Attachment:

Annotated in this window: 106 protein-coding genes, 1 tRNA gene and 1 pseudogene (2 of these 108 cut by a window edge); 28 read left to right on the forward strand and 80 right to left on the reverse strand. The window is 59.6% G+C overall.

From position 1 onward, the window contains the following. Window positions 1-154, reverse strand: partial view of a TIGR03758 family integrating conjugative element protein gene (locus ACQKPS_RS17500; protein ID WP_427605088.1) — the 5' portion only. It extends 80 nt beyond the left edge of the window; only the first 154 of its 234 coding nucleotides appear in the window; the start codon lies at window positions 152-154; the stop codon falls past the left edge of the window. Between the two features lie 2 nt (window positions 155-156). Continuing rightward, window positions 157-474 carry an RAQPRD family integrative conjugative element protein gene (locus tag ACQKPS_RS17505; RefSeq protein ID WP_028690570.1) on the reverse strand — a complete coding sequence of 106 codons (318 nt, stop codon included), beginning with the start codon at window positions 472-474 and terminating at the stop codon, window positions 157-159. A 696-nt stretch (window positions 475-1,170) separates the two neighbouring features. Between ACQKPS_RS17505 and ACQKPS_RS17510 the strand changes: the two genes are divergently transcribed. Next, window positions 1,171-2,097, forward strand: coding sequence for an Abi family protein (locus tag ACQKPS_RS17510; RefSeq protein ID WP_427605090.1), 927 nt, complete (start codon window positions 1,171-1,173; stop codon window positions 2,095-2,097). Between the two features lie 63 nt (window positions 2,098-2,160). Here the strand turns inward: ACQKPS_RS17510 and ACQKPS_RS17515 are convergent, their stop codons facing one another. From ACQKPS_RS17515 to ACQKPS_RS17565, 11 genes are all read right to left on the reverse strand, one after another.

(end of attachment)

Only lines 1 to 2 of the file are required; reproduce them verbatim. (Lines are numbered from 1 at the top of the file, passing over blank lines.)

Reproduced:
Annotated in this window: 106 protein-coding genes, 1 tRNA gene and 1 pseudogene (2 of these 108 cut by a window edge); 28 read left to right on the forward strand and 80 right to left on the reverse strand. The window is 59.6% G+C overall.

From position 1 onward, the window contains the following. Window positions 1-154, reverse strand: partial view of a TIGR03758 family integrating conjugative element protein gene (locus ACQKPS_RS17500; protein ID WP_427605088.1) — the 5' portion only. It extends 80 nt beyond the left edge of the window; only the first 154 of its 234 coding nucleotides appear in the window; the start codon lies at window positions 152-154; the stop codon falls past the left edge of the window. Between the two features lie 2 nt (window positions 155-156). Continuing rightward, window positions 157-474 carry an RAQPRD family integrative conjugative element protein gene (locus tag ACQKPS_RS17505; RefSeq protein ID WP_028690570.1) on the reverse strand — a complete coding sequence of 106 codons (318 nt, stop codon included), beginning with the start codon at window positions 472-474 and terminating at the stop codon, window positions 157-159. A 696-nt stretch (window positions 475-1,170) separates the two neighbouring features. Between ACQKPS_RS17505 and ACQKPS_RS17510 the strand changes: the two genes are divergently transcribed. Next, window positions 1,171-2,097, forward strand: coding sequence for an Abi family protein (locus tag ACQKPS_RS17510; RefSeq protein ID WP_427605090.1), 927 nt, complete (start codon window positions 1,171-1,173; stop codon window positions 2,095-2,097). Between the two features lie 63 nt (window positions 2,098-2,160). Here the strand turns inward: ACQKPS_RS17510 and ACQKPS_RS17515 are convergent, their stop codons facing one another. From ACQKPS_RS17515 to ACQKPS_RS17565, 11 genes are all read right to left on the reverse strand, one after another.